BIA Sets Oral Argument in Vides-Casanova Case: Feb. 6, 2014

BIA Sets Oral Argument in Vides-Casanova Case: Feb. 6, 2014

"The U.S. Board of Immigration Appeals will hear arguments on the appeal by former Minister of Defense of El Salvador, General Carlos Eugenio Vides-Casanova, of an immigration court decision ordering him to be removed from the U.S. for his role in widespread human rights abuses committed in El Salvador. 

The appellate argument will be held on February 6, 2014 from 11:00 a.m. to 12:00 p.m before the Board of Immigration Appeals, 5107 Leesburg Pike, Suite 2000, Falls Church VA. The Center for Justice & Accountability (CJA), through Senior Legal Advisor Carolyn Patty Blum and CJA client Carlos R. Mauricio, will be present at the hearing and available for comment.

General Vides Casanova is challenging the immigration judge's extensive findings that he "ordered, incited, assisted or otherwise participated in torture or extra-judicial killing" in El Salvador from October 1979 through June 1989 while he was National Guard Director and then Minister of Defense. General Vides Casanova and General Guillermo Garcia also were defendants in a civil case brought by CJA on behalf of torture survivors Carlos R. Mauricio, Dr. Juan Romagoza and Neris Gonzalez. CJA's civil case resulted in a multi-million dollar judgment against the Generals for torture and other human rights abuses. Romagoza Arce v. Garcia, et al.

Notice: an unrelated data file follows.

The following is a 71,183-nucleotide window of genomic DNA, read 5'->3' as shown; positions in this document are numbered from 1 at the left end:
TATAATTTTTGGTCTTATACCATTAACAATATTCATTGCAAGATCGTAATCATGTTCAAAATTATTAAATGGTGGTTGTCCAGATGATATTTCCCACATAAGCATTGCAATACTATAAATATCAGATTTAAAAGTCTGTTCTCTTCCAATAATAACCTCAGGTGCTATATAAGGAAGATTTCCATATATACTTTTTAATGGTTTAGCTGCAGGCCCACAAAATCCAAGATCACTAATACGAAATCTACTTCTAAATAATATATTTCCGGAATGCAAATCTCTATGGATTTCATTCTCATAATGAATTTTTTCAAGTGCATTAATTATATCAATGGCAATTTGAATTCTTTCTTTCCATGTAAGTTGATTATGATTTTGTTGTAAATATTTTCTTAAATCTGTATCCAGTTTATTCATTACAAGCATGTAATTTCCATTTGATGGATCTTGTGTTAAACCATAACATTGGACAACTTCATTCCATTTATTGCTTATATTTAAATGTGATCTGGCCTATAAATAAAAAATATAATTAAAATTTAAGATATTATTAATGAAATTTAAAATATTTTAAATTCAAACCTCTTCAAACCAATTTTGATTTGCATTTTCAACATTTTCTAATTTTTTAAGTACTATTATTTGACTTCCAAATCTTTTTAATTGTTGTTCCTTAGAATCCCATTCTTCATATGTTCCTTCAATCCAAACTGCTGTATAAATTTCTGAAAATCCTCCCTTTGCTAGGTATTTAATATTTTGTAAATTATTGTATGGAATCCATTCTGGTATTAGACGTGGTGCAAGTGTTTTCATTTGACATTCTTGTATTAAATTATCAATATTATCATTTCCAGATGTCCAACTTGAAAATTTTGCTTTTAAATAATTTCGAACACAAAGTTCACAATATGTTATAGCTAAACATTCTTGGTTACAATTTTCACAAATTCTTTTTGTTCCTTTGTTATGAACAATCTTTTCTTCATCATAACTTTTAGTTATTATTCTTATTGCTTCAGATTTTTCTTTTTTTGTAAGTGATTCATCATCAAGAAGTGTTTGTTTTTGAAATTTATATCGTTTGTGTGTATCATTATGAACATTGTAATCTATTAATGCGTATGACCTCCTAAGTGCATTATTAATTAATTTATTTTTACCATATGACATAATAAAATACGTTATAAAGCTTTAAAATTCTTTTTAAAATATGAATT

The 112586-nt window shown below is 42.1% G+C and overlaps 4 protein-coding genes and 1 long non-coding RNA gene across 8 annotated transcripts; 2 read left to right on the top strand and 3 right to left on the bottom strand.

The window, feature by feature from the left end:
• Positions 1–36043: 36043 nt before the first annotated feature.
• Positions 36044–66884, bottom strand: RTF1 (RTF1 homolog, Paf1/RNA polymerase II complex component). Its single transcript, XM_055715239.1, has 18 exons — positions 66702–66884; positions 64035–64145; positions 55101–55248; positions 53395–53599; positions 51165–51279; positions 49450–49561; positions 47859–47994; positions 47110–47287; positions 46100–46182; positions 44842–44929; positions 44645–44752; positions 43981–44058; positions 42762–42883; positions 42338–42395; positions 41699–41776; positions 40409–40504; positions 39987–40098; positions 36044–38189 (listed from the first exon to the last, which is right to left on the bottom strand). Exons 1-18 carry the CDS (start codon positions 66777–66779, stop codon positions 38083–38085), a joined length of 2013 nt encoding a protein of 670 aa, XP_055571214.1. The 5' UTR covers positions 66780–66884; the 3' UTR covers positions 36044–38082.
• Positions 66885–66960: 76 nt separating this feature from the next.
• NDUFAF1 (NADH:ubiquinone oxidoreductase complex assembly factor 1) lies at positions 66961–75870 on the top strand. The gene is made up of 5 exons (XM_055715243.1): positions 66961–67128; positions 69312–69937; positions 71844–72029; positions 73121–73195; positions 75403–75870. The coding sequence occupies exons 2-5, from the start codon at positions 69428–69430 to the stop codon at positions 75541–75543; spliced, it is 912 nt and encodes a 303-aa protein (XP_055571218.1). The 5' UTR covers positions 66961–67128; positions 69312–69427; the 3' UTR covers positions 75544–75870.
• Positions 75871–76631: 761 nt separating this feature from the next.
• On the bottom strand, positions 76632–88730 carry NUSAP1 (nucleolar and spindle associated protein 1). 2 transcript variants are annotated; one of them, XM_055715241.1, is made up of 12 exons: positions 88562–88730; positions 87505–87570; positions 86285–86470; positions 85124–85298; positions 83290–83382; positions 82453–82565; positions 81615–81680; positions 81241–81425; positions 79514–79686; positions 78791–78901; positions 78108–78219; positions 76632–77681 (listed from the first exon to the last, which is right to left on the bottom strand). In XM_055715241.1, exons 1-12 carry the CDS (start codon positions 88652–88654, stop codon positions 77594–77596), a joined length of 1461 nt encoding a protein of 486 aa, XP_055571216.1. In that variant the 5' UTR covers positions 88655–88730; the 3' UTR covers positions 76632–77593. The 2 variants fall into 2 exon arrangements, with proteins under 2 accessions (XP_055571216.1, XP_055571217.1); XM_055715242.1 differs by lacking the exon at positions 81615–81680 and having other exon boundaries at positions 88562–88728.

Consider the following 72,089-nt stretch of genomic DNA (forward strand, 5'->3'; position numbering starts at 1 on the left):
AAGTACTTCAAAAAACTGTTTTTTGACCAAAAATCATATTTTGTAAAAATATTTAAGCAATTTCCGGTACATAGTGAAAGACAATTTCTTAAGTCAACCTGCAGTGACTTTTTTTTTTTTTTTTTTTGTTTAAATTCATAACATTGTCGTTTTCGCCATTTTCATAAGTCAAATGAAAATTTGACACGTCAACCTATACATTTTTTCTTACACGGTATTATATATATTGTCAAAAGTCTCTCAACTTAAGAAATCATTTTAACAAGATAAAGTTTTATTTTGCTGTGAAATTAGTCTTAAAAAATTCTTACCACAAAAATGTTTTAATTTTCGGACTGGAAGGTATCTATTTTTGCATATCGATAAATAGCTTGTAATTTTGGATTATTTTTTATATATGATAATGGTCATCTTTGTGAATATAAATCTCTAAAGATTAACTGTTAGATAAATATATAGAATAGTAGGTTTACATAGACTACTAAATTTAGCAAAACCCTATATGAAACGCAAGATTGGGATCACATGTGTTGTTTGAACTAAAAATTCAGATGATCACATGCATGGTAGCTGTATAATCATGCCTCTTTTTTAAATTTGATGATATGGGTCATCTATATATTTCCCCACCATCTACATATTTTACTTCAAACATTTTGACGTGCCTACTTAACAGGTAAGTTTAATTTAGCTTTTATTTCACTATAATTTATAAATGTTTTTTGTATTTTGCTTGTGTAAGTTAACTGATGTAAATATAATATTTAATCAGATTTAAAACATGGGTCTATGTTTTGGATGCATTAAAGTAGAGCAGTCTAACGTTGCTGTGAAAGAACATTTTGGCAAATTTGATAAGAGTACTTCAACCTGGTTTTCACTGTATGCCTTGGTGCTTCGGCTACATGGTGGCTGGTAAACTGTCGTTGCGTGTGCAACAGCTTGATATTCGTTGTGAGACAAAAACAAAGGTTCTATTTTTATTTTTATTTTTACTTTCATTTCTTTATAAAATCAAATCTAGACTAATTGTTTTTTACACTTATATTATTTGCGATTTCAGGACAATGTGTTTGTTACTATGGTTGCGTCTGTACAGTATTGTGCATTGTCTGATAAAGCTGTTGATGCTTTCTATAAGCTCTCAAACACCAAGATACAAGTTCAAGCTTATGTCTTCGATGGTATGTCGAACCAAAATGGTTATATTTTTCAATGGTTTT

The historic 157-page Immigration Court decision was based on extensive testimony and documentary evidence. Testimony against Vides Casanova included that of CJA clients Dr. Romagoza who testified regarding his torture in the Headquarters of the National Guard and Daniel Alvarado, who testified about his torture at the Treasury Police Headquarters. Former Ambassador Robert White and Stanford Law Professor Terry Karl also testified during the trial.

Judge James K. Grim found General Vides Casanova removable from the United States for his participation in the torture of CJA’s clients, among many other civilians, and for assisting or otherwise participating in the 1980 extrajudicial killing of the four American churchwomen and the 1981 Sheraton Hotel killings of two Americans and a Salvadoran land reform leader.

The Center for Justice and Accountability is gratified that the U.S. government has undertaken this effort, which has given our clients a measure of justice. Information about the case and a detailed summary of the Immigration Judge’s decision can be found at" - CJA, Jan. 29, 2014.